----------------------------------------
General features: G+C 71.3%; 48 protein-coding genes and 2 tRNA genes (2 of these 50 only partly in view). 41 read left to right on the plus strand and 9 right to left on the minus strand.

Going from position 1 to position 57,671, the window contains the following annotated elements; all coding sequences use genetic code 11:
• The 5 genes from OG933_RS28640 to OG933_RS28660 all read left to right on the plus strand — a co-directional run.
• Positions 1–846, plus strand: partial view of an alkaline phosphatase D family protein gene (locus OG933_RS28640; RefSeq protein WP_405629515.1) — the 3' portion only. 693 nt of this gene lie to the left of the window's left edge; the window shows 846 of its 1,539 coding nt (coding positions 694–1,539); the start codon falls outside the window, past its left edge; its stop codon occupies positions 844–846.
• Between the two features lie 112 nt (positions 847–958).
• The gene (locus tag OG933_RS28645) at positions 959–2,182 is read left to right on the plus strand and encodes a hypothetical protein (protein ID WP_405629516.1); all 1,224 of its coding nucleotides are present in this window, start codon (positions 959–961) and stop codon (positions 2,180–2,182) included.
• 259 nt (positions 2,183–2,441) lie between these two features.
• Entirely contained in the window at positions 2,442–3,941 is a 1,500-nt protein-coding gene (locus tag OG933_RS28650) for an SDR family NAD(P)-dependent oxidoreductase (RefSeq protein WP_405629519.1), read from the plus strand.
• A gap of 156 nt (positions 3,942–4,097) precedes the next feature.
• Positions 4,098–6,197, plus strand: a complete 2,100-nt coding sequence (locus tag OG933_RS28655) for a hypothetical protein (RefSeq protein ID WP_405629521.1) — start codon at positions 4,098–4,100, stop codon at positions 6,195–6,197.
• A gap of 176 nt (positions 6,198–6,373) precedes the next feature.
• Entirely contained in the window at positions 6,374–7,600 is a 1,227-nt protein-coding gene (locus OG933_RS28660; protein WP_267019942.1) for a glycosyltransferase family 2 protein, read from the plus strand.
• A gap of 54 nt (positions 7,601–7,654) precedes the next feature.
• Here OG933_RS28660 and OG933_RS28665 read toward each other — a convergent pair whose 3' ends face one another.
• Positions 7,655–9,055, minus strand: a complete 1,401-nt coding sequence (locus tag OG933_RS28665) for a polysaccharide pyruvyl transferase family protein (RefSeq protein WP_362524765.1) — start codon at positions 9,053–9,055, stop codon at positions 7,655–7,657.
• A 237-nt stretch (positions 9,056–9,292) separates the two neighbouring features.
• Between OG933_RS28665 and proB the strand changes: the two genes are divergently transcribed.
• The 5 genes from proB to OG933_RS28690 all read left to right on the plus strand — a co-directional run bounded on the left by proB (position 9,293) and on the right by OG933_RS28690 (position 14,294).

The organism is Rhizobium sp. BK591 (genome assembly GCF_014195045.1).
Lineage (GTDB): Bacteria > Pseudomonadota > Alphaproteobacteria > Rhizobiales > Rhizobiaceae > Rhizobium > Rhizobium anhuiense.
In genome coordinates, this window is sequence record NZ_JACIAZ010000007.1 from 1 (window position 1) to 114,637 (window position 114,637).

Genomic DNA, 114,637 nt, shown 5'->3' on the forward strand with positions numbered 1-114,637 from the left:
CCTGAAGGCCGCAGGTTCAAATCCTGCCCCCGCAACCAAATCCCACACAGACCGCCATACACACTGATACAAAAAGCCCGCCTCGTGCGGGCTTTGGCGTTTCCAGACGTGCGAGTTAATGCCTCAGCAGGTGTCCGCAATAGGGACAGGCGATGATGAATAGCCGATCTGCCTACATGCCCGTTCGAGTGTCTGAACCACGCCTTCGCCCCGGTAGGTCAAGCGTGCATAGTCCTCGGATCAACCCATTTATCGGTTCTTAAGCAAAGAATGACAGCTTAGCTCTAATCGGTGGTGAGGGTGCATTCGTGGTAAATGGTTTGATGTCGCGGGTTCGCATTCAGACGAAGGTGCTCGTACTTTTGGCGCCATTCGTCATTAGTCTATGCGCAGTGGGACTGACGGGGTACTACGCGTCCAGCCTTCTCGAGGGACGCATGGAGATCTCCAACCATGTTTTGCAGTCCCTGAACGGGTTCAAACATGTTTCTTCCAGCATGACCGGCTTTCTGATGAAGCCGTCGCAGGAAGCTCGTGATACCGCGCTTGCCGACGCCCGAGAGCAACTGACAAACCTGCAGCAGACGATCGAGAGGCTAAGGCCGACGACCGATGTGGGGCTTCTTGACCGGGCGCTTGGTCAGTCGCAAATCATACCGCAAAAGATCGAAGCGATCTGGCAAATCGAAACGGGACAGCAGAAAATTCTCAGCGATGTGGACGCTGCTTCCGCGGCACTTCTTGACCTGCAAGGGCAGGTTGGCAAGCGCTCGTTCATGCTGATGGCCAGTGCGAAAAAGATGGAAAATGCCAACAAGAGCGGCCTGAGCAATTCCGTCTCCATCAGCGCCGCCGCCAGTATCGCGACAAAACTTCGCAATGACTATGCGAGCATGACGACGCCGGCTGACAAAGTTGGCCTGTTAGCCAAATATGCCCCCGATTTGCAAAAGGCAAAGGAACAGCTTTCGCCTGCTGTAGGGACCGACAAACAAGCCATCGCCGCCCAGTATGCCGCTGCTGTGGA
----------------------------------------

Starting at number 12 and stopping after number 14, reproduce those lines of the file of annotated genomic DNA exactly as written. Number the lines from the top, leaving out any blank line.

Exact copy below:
• Entirely contained in the window at positions 6,374–7,600 is a 1,227-nt protein-coding gene (locus OG933_RS28660; protein WP_267019942.1) for a glycosyltransferase family 2 protein, read from the plus strand.
• A gap of 54 nt (positions 7,601–7,654) precedes the next feature.
• Here OG933_RS28660 and OG933_RS28665 read toward each other — a convergent pair whose 3' ends face one another.